What to Consider when Applying for a Mortgage with Student Loans

  • September 3, 2017
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What to Consider when Applying for a Mortgage with Student Loans

For those with student loans, repayment can feel like a weight that follows you everywhere you go. Will you ever be able to pay it off? Will you ever be able to buy a home?
In fact, 41% of Americans were postponing buying a home because of their student loan debt according to a 2015 Student Loan Hero survey.
While there isn’t a magic solution to getting rid of student loan debt overnight, you can find solace in knowing that it doesn’t have to hold you back.
Taking out a mortgage loan is an extremely important and personal decision. Carefully consider your situation and options, and if homeownership makes sense for you, take a look at our tips for applying for a mortgage with student loans.
Get a handle on your credit score.
Your credit will impact your ability to qualify for a home loan. This is why it’s important to work with a credit restoration professional if yours needs some work. It is important to note however that having student loans doesn’t automatically mean your score will go down.
“We have found that people making on time, monthly payments typically do not have a negative effect on their credit,” said Amanda Frost-Jackson, President of Student Loan Solutions at Frost Financial Advising & Management.

Calculate your debt-to-income (DTI) ratio and decrease it as much as possible.
One area where your student loans could have an impact on your ability to get a home loan is your DTI ratio. Lenders use this ratio to determine a borrower’s ability to pay a mortgage based on what they make versus what they owe. DTI is calculated by adding the total amount of debt, including credit cards and other loans, divided by the total gross monthly income. To determine if your DTI is too high, contact a mortgage loan officer.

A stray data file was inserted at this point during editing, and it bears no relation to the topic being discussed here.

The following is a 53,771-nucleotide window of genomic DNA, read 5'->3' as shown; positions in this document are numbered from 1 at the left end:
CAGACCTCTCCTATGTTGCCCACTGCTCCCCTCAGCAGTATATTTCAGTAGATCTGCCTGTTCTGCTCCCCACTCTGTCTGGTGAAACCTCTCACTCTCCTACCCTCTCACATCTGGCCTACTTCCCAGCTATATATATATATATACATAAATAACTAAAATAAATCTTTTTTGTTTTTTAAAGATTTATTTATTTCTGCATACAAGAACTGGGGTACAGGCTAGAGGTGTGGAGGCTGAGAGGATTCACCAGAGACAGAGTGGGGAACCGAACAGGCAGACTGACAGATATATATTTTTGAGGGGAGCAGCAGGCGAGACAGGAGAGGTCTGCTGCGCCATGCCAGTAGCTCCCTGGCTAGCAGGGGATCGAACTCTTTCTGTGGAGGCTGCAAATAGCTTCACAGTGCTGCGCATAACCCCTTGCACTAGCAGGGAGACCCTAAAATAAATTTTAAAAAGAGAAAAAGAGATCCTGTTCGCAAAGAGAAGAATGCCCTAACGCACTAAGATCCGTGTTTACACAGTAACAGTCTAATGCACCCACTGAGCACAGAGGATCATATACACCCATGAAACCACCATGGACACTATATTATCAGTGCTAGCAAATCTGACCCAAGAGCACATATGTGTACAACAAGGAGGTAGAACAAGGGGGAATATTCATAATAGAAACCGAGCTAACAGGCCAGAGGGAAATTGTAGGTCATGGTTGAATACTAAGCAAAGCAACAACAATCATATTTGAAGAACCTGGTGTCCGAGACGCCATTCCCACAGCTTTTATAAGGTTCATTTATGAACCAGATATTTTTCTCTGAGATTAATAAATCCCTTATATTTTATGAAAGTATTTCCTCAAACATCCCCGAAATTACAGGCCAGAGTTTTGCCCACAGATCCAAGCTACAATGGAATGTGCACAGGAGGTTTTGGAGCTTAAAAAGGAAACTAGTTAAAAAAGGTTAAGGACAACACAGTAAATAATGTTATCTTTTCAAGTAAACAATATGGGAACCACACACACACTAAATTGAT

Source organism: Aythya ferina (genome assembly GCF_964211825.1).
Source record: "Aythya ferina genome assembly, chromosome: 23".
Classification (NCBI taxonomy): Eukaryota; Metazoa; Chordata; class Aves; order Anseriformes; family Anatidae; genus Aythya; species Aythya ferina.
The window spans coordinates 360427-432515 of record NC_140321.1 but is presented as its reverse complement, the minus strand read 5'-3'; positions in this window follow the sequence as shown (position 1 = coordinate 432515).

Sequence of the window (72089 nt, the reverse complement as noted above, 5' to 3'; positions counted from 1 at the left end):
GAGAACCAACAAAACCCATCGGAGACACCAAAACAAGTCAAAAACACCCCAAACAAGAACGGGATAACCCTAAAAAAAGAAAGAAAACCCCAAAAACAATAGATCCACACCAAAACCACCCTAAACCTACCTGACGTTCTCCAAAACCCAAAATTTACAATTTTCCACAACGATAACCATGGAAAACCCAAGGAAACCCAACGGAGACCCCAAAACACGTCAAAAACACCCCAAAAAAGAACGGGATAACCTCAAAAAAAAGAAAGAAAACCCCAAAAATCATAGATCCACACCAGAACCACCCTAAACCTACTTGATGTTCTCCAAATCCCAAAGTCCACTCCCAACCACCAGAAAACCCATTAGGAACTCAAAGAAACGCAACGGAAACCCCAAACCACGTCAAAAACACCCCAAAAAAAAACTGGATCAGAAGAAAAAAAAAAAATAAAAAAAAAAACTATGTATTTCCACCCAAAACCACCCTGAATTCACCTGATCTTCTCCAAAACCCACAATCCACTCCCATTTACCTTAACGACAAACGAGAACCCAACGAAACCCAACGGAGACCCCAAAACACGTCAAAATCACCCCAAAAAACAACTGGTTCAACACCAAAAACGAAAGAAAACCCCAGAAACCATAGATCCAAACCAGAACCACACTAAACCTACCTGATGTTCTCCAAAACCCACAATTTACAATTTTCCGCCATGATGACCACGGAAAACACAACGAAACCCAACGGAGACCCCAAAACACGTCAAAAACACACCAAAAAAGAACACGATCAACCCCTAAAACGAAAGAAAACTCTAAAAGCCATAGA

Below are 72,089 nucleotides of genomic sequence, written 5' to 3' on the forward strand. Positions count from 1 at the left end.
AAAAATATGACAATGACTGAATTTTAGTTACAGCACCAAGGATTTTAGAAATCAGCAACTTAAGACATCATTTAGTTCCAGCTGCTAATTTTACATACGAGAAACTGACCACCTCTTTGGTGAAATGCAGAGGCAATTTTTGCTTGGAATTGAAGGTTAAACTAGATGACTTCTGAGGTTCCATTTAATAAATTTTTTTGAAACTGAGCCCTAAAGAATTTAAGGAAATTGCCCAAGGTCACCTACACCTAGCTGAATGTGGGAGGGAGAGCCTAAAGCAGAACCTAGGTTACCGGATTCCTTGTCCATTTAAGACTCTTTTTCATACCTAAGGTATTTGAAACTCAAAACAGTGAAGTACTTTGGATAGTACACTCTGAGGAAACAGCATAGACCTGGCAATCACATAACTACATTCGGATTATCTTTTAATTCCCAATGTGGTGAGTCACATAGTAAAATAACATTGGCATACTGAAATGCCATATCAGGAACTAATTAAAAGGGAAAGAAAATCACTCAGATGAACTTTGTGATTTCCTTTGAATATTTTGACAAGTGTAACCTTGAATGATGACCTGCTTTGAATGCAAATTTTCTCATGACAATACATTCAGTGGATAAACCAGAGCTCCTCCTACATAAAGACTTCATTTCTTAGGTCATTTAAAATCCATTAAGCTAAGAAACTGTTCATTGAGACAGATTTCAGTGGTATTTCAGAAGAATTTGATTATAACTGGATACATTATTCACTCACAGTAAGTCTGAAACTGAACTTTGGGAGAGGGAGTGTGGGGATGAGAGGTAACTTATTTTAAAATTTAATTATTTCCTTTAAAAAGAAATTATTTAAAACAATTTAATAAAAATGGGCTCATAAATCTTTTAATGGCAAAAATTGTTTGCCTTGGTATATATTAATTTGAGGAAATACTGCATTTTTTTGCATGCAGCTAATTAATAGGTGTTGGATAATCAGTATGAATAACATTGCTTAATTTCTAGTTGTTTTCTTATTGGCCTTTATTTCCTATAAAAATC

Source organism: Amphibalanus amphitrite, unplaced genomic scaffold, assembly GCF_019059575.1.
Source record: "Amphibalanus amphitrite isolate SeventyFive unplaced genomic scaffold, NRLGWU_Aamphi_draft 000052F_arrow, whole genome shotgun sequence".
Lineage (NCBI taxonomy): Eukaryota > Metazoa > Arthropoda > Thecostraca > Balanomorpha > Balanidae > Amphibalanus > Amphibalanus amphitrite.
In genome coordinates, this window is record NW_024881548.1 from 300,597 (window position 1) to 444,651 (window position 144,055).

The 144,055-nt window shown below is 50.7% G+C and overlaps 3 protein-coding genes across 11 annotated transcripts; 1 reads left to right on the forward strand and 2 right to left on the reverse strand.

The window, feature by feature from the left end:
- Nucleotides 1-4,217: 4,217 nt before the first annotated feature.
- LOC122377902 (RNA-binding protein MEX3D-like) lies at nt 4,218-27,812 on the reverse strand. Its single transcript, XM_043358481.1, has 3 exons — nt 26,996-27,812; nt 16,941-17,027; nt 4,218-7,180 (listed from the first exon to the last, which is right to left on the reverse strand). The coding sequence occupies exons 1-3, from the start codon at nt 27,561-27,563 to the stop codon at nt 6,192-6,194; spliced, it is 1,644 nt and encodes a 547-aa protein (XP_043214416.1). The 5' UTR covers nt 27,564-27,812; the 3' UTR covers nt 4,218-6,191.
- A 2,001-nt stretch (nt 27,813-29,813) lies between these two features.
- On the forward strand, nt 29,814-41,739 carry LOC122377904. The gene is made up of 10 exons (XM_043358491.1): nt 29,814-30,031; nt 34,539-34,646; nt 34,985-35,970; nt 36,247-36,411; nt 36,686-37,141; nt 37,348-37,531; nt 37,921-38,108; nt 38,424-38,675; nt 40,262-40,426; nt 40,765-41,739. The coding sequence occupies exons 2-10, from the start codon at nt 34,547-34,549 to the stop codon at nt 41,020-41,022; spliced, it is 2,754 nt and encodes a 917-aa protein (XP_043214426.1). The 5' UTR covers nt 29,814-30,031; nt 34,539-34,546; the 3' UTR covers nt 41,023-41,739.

“The first step to take is to fill out an application. I can then take a look at their credit report and see if the student loan is affecting their Debt to Income negatively,” said Roger Oliver (NMLS# 1548821), Loan Officer with Supreme Lending.

Consider down payments and down payment assistance programs
It’s always a good idea to consistently make on time student loan payments, but this can often leave little room in your budget to save for a down payment on a home. The good news is that the myth of always need to put 20% down on a house is just that- a myth. Several down payment assistance programs are available, and many of them are geared toward first-time homebuyers!

Know how much home you will be able to afford.
Another reason it’s important to reach out to an experienced mortgage lender early is so that you can get pre-qualified. This will give you an idea of what you will be able to afford and what types of loan programs might work for you.
“It is absolutely possible to get a home with student loans. Just because you have student loan debt does not disqualify someone from getting a home loan. Most of the time, a solution is available down one route or another,” said Oliver.


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